Should a CV be a one page summary, or several pages of detail? One page has the advantage of brevity, which means people might actually read it; several pages allows you to set out skills and achievements in more details – but do hirers have the patience to read the details? Consider having both.
One of the most basic debates that people have on CVs is whether it should be a one page summary – which has the advantage of brevity and so increasing the chance that it will be read but forces the omission of any interesting details; or a multi-page tome – which has the advantage of allowing you to set out all your achievements and manifold skills but risks sending the reader to sleep as they trawl through the detail for the key points.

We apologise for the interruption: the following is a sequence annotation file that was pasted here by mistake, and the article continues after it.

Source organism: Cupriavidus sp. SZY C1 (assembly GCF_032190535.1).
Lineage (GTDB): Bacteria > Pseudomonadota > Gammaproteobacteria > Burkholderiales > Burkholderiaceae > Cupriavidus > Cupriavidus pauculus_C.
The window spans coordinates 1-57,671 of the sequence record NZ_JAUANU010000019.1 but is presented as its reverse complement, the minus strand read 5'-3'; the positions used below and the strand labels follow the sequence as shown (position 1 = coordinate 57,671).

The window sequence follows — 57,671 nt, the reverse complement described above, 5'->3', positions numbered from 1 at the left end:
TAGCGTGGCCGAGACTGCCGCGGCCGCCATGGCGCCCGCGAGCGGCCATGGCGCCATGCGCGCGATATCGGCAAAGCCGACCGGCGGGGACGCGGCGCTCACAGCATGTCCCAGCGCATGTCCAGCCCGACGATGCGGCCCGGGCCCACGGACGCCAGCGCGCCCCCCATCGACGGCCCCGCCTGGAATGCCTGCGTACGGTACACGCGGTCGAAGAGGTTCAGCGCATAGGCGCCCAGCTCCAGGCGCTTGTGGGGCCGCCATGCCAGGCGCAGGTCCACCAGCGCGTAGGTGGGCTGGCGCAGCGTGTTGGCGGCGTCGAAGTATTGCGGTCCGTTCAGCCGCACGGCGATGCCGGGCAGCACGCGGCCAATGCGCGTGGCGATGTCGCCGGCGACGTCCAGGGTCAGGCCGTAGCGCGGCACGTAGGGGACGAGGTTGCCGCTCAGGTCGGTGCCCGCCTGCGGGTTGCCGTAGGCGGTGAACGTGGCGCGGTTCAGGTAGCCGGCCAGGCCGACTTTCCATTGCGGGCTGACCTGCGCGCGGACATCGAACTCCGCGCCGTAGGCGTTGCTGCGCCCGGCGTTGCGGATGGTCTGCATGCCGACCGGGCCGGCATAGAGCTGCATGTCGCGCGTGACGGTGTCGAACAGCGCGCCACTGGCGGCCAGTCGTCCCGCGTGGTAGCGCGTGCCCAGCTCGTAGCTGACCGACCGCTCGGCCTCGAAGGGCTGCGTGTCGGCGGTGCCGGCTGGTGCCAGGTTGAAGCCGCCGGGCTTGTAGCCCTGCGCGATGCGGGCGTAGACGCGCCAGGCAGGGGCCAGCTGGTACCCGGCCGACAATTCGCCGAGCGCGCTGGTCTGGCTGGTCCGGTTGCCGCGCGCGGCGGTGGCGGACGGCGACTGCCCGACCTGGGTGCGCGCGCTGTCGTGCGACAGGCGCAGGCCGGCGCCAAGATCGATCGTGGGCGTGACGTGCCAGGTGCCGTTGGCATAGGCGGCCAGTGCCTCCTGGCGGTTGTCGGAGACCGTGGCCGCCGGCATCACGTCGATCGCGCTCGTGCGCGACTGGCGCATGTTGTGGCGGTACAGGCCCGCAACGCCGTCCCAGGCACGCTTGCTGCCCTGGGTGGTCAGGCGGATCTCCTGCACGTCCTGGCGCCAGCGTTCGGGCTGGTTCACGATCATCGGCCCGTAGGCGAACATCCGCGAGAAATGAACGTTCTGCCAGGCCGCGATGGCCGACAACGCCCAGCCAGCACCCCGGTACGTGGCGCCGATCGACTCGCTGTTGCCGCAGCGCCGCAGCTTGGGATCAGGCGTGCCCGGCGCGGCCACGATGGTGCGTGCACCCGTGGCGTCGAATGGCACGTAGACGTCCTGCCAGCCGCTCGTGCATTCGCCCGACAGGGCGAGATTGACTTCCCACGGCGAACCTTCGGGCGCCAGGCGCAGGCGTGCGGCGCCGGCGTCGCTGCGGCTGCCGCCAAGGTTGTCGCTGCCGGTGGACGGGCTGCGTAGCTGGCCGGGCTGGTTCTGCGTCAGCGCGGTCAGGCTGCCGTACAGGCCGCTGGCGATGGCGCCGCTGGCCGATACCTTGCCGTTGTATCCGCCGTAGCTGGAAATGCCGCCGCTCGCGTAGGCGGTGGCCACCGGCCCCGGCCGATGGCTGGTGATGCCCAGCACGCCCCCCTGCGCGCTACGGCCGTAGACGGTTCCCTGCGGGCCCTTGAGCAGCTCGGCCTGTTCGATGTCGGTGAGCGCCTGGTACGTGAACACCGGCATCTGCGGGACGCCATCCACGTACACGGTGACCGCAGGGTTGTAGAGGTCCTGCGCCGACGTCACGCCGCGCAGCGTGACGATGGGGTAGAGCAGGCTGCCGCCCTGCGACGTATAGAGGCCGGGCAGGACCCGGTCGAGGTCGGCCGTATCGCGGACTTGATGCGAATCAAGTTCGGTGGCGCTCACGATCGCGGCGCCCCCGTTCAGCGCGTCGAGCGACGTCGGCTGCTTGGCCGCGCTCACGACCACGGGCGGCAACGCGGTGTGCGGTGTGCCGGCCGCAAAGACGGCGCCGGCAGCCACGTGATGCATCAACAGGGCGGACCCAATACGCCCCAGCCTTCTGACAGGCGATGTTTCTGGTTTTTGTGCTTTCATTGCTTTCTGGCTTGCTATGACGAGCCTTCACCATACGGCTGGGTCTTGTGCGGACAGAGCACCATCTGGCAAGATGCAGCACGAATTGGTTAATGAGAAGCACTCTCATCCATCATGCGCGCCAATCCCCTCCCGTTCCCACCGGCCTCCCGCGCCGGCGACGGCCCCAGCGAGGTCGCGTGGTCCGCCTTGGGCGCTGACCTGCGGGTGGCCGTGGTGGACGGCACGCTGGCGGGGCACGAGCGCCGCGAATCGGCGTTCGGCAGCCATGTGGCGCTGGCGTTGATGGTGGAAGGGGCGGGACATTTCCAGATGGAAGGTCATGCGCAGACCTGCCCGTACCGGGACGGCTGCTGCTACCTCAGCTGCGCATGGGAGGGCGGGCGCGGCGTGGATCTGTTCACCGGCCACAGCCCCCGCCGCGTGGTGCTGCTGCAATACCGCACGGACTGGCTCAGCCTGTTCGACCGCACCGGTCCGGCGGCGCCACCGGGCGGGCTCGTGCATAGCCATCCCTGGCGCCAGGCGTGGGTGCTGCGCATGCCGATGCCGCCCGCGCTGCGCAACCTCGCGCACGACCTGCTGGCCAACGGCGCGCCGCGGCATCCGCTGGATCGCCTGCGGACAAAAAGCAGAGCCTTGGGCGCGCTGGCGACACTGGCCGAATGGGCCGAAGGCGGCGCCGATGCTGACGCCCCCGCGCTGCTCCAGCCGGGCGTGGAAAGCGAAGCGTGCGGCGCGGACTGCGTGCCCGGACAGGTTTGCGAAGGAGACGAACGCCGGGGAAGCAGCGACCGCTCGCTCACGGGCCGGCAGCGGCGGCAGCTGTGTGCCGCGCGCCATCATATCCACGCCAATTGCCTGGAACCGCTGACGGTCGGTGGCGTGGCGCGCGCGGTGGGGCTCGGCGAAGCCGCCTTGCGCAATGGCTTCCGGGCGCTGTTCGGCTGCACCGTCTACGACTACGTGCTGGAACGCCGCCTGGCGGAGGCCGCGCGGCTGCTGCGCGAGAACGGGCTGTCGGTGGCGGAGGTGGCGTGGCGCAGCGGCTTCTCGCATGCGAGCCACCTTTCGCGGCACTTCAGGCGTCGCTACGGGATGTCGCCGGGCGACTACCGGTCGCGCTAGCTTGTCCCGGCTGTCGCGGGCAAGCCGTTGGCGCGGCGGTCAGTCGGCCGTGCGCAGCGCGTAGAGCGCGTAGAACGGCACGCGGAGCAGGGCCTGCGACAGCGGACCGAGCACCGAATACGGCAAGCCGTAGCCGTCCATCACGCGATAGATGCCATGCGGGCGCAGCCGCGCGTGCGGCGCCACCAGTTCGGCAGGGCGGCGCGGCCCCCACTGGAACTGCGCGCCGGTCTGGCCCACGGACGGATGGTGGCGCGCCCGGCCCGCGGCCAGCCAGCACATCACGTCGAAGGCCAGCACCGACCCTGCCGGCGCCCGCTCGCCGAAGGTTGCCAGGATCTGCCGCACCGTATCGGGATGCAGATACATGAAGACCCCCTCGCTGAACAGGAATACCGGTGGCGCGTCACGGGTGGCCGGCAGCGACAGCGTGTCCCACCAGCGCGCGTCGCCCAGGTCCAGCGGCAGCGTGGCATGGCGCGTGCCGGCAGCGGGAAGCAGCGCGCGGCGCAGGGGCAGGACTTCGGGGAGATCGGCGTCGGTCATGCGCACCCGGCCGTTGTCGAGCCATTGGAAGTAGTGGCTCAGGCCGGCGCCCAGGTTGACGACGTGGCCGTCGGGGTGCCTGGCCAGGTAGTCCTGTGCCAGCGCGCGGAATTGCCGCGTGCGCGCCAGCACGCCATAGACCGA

There’s an easy way to slice through this particular gordian knot: just have both. That’s what most headhunters do.
How so? The basic idea is to have the first page serve as a stand-alone document by including the following subject headings:
Even so, other than your mum, there’s a limit to people’s interest in reading about your glorious career so I would recommend trying to keep the whole thing to three pages or less. If you follow the recommendations I make below (in Keep it Relevant), you shouldn’t need to make it longer.